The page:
The public fanfare of the 1920’s, however, inspired primarily by the eroticism in Cabell’s works, proved to be short-lived—not to the surprise of Cabell, who, in These Restless Heads, predicted the decline of his literary generation. In the 1930’s and 1940’s, Cabell was viewed as a trifling talent, rooted to the 1920’s and to his native Virginia. His aestheticism displeased the ethical neohumanists; his escapism annoyed the Marxists. The New Critics and mythic critics paid him scant attention. In the 1950’s, three major literary historians—Edward Wagenknecht, Edd Winfield Parks, and Edmund Wilson—called for a reevaluation of Cabell’s career, but they did little to change public opinion. Many of Cabell’s books have been out of print at various times, although a late twentieth century surge of interest in fantasy literature brought some attention to his work, which has come to be appreciated primarily by a coterie of scholars and graduate students.


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Brewer, Frances J. James Branch Cabell: A Bibliography of His Writings, Biography, and Criticism. 1957. Reprint. Freeport, N.Y.: Books for Libraries Press, 1971. Compiled with Cabell’s revisionist assistance.

Davis, Joe Lee. James Branch Cabell. New York: Twayne, 1962. A standard biography.

Duke, Maurice. James Branch Cabell: A Reference Guide. Boston: G. K. Hall, 1979. A most useful guide, in a chronological format, to the writings about Cabell; spans reviews to full-length studies.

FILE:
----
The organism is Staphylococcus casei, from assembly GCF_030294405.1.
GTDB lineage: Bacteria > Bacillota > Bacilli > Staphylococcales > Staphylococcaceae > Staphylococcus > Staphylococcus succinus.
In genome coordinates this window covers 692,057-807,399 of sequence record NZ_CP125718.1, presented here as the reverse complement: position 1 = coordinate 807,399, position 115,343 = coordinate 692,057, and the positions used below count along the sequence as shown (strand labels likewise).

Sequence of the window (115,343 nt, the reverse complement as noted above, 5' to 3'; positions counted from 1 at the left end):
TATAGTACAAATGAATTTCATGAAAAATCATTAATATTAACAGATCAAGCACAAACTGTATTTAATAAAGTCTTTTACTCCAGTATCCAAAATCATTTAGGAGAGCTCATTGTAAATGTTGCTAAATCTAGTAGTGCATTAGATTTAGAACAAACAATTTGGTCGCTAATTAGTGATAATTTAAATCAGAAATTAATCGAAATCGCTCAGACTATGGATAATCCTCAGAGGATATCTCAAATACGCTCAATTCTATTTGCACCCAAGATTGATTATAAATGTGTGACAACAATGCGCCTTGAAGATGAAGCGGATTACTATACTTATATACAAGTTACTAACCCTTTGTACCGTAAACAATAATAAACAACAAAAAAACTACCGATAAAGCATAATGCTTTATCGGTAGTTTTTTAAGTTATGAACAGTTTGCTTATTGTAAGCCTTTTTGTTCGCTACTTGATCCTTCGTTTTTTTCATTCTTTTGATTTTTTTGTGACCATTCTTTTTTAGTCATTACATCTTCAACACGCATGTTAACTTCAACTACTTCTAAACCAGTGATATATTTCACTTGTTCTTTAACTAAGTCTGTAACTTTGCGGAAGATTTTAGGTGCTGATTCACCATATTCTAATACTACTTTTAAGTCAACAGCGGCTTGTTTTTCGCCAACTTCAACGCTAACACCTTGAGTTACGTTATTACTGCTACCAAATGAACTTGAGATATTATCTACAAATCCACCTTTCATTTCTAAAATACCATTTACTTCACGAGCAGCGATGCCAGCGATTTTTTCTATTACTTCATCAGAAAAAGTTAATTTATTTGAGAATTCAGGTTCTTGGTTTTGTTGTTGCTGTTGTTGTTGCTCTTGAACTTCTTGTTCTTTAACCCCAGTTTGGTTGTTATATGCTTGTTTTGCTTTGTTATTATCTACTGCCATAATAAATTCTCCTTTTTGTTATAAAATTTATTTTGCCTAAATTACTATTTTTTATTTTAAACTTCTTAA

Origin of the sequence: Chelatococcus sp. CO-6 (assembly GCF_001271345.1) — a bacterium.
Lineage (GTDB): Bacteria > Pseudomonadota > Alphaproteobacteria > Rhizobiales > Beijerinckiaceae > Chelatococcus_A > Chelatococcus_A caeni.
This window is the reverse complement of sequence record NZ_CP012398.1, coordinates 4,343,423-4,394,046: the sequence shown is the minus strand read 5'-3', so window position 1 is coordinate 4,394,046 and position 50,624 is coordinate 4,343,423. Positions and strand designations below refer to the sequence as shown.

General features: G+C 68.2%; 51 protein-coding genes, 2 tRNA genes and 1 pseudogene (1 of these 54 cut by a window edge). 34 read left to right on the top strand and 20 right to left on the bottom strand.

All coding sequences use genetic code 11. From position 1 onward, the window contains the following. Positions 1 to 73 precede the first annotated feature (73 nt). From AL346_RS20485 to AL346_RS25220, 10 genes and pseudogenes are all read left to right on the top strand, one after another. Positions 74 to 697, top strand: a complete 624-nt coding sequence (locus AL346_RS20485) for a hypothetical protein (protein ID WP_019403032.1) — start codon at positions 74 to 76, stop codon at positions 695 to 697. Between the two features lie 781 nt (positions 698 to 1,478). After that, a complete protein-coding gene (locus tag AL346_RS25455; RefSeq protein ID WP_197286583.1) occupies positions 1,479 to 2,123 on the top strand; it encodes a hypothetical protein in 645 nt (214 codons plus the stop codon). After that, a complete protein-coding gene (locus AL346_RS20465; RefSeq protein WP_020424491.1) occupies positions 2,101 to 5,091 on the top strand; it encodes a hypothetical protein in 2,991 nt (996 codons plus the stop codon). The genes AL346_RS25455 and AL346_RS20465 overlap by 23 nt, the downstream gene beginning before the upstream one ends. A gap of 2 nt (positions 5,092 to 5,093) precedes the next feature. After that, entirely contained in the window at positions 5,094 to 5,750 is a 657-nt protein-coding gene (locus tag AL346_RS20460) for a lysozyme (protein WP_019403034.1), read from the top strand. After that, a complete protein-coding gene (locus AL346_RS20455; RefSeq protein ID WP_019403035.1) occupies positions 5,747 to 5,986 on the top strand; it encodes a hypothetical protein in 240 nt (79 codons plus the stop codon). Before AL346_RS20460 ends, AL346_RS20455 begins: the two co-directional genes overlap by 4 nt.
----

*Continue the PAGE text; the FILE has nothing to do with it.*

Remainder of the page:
Himelick, Raymond. James Branch Cabell and the Modern Temper: Three Essays. New York: Revisionist Press, 1974. Himelick explores realism and romance, the fact and the dream in Cabell’s novels. Sees Cabell as an antiromantic whose novels convey his understanding of life as a “grotesque comedy.”

Inge, Thomas M., and Edgar E. MacDonald, eds. James Branch Cabell: Centennial Essays. Baton Rouge: Louisiana State University Press, 1983. A compilation of essays that were presented at Virginia Commonwealth University, 1979, in commemoration of the centennial of Cabell’s birth. A most useful volume with valuable biographical information and criticism. Also includes a bibliographical essay.

MacDonald, Edgar E. James Branch Cabell and Richmond-in-Virginia. Jackson: University Press of Mississippi, 1993. A very detailed, authoritative biography that seeks to set Cabell in his period and region. Includes excellent bibliography.

Riemer, James D. From Satire to Subversion: The Fantasies of James Branch Cabell. New York: Greenwood Press, 1989. Riemer devotes separate chapters to The Cream of the Jest, Jurgen, Figures of Earth, The High Place, The Silver Stallion, and Something About Eve. These books encompass Cabell’s greatest achievement, Riemer argues. His introduction provides a good overview of the writer’s career. Includes a very useful bibliography.

Tarrant, Desmond. James Branch Cabell: The Dream and the Reality. Norman: University of Oklahoma Press, 1967. A full-length critical study of Cabell that examines the author as mythmaker. Discusses both Cabell’s early and later works, but Tarrant’s eulogistic approach weakens his criticism.

Van Doren, Carl, H. L. Mencken, and Hugh Walpole. James Branch Cabell: Three Essays. Port Washington, N.Y.: Kennikat Press, 1967. Criticism of a very high standard—both erudite and entertaining—by three eminent authors. Included in the appendix is a sampling of book reviews. A valuable contribution to critical studies on Cabell.


Critical Essays